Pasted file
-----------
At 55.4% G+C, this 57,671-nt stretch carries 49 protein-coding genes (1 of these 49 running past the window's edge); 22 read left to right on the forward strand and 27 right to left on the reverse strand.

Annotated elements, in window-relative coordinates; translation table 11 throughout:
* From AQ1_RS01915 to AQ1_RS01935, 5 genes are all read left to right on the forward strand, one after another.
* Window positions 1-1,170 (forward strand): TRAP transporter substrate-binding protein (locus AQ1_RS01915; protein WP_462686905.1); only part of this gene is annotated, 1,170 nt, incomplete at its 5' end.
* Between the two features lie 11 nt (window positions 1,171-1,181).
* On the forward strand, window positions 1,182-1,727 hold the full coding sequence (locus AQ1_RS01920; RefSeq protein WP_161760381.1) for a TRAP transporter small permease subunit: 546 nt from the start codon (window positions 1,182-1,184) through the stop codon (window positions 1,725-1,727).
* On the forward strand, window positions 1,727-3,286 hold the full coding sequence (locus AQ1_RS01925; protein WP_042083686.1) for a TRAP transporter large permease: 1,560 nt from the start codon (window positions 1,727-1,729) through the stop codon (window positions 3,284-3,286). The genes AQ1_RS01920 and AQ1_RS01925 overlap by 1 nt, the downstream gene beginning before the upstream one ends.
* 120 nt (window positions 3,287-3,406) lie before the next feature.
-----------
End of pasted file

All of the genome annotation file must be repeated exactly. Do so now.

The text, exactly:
At 55.4% G+C, this 57,671-nt stretch carries 49 protein-coding genes (1 of these 49 running past the window's edge); 22 read left to right on the forward strand and 27 right to left on the reverse strand.

Annotated elements, in window-relative coordinates; translation table 11 throughout:
* From AQ1_RS01915 to AQ1_RS01935, 5 genes are all read left to right on the forward strand, one after another.
* Window positions 1-1,170 (forward strand): TRAP transporter substrate-binding protein (locus AQ1_RS01915; protein WP_462686905.1); only part of this gene is annotated, 1,170 nt, incomplete at its 5' end.
* Between the two features lie 11 nt (window positions 1,171-1,181).
* On the forward strand, window positions 1,182-1,727 hold the full coding sequence (locus AQ1_RS01920; RefSeq protein WP_161760381.1) for a TRAP transporter small permease subunit: 546 nt from the start codon (window positions 1,182-1,184) through the stop codon (window positions 1,725-1,727).
* On the forward strand, window positions 1,727-3,286 hold the full coding sequence (locus AQ1_RS01925; protein WP_042083686.1) for a TRAP transporter large permease: 1,560 nt from the start codon (window positions 1,727-1,729) through the stop codon (window positions 3,284-3,286). The genes AQ1_RS01920 and AQ1_RS01925 overlap by 1 nt, the downstream gene beginning before the upstream one ends.
* 120 nt (window positions 3,287-3,406) lie before the next feature.